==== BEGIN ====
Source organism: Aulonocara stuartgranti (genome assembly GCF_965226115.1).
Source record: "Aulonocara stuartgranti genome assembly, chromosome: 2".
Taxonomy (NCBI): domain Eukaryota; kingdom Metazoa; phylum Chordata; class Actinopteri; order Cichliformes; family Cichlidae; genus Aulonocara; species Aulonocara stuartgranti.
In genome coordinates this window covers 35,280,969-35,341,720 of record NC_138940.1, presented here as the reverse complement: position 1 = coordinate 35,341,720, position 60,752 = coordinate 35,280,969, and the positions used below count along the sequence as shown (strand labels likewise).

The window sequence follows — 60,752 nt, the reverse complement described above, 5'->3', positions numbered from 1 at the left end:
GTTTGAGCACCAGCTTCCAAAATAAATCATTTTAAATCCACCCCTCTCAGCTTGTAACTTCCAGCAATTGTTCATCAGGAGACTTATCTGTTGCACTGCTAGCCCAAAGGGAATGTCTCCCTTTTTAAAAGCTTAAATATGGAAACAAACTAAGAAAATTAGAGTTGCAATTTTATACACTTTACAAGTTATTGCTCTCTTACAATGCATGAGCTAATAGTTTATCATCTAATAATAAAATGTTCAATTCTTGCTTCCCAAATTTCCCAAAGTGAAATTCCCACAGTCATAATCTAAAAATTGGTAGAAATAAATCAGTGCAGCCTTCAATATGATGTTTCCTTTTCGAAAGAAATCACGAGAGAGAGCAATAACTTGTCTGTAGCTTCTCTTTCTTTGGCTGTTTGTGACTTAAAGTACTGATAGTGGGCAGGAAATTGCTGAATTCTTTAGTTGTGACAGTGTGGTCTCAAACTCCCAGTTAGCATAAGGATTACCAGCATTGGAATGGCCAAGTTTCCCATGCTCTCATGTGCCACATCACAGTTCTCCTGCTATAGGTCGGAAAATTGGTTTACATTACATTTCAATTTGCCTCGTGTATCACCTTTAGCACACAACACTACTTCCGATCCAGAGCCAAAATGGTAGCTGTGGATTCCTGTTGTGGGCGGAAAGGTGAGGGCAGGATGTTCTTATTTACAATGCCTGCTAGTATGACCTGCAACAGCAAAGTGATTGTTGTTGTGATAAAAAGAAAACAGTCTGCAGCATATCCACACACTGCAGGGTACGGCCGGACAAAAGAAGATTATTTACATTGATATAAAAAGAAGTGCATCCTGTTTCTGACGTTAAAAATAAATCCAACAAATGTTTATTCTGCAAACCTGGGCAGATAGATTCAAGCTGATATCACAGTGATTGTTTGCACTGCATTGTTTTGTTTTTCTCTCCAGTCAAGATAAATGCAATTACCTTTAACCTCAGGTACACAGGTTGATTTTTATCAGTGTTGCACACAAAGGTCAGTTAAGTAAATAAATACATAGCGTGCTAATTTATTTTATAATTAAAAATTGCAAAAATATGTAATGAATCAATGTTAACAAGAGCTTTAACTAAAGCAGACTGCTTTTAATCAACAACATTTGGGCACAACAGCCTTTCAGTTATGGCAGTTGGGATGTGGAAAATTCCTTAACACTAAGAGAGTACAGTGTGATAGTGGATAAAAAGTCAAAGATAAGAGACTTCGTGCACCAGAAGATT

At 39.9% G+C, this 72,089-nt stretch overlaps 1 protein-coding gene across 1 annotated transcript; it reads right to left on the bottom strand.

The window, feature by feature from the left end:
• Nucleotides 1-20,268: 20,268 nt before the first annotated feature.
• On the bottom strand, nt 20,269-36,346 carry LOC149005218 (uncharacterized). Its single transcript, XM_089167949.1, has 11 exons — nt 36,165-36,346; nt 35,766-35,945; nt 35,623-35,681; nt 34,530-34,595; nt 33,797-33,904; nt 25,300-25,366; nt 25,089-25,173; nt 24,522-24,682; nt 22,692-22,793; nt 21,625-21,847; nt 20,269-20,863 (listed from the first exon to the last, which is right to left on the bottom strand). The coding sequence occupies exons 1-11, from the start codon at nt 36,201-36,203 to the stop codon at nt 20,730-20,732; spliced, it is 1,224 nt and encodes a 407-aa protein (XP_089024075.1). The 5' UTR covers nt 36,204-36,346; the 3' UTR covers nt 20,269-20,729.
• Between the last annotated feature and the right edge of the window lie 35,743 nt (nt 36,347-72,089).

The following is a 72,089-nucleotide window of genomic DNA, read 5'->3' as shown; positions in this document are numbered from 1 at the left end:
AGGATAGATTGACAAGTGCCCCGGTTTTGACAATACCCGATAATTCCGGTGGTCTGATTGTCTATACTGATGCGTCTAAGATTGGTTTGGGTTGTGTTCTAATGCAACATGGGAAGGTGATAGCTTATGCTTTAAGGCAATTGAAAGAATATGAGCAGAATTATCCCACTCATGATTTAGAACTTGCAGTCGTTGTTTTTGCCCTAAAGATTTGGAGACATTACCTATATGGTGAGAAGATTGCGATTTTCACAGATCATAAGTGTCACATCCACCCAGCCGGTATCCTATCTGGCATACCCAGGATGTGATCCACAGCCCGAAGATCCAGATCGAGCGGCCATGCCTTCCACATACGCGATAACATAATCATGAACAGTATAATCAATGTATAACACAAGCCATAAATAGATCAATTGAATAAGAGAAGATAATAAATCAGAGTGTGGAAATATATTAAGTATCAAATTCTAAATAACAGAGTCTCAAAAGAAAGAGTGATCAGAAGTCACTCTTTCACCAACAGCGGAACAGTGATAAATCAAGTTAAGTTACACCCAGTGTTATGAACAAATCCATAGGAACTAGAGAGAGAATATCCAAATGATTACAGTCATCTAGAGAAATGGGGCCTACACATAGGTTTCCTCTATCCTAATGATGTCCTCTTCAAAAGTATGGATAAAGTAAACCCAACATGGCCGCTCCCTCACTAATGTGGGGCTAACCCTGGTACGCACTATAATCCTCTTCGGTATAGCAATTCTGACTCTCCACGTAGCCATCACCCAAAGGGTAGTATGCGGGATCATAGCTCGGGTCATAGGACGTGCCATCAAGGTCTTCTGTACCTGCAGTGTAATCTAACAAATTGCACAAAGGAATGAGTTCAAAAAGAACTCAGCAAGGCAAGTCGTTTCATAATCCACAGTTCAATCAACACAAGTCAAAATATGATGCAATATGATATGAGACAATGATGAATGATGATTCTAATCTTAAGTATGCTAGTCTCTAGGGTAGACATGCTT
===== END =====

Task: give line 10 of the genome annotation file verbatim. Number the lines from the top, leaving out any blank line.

• On the bottom strand, nt 20,269-36,346 carry LOC149005218 (uncharacterized). Its single transcript, XM_089167949.1, has 11 exons — nt 36,165-36,346; nt 35,766-35,945; nt 35,623-35,681; nt 34,530-34,595; nt 33,797-33,904; nt 25,300-25,366; nt 25,089-25,173; nt 24,522-24,682; nt 22,692-22,793; nt 21,625-21,847; nt 20,269-20,863 (listed from the first exon to the last, which is right to left on the bottom strand). The coding sequence occupies exons 1-11, from the start codon at nt 36,201-36,203 to the stop codon at nt 20,730-20,732; spliced, it is 1,224 nt and encodes a 407-aa protein (XP_089024075.1). The 5' UTR covers nt 36,204-36,346; the 3' UTR covers nt 20,269-20,729.